The US' National Security Agency isn't as united as it looks at first glance. Its intelligence gathering division (the one that conducts mass surveillance and hacking) and cyberdefense groups are largely separate. And that creates real problems -- among other issues, the intel group might be exploiting security flaws that the defensive team doesn't even know about, leaving critical systems open to attack. Those walls are about to come down, however. The NSA is poised to unveil a reorganization that will merge its offensive and defensive capabilities, helping them coordinate the fight against digital threats.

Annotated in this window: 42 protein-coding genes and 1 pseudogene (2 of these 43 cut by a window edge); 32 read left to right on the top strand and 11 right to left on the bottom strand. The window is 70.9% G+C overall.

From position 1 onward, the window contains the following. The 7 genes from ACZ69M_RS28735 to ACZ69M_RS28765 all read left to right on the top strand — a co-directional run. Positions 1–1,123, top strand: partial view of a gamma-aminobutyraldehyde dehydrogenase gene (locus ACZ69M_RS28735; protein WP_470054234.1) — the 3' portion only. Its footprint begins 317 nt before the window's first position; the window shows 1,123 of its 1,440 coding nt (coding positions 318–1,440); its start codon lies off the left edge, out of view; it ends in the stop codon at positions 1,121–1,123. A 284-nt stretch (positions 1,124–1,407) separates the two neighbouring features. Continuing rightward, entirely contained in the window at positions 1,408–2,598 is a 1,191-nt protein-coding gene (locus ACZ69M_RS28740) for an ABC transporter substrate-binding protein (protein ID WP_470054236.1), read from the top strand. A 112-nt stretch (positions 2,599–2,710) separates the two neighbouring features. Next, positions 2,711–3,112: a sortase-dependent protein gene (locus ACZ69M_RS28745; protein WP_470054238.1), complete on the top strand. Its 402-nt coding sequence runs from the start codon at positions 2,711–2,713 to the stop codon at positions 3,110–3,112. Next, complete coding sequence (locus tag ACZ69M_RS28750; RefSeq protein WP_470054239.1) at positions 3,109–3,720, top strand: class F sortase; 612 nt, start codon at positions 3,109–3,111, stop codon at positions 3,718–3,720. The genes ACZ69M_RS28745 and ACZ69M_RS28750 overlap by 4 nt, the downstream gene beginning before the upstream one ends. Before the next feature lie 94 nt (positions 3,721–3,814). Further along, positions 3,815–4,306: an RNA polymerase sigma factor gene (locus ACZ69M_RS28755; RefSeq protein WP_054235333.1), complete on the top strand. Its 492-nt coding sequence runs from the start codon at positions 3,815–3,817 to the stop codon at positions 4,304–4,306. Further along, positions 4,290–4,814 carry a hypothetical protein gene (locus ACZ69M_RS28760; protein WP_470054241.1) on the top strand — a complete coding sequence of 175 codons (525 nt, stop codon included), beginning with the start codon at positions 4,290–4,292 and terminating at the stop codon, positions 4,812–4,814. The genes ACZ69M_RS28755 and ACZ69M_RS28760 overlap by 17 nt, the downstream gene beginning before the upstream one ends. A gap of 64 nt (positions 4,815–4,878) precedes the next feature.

The agency isn't commenting on the specifics of what the reorg will entail, although you should hear more as early as this week. However, the Washington Post hears that this may be more of a cultural shift than a technical one. The two divisions already use similar processes -- this would mostly get them talking to each other. However, it could help the cyberdefense side by giving it the ability to process vast amounts of data very quickly.
This isn't going to eliminate some of the ethical questions around the NSA's behavior, such as the belief that it holds back on important security disclosures when its spies want to use those vulnerabilities for their campaigns. However, this could prevent the US from unintentionally weakening its ability to fend off cyberattacks.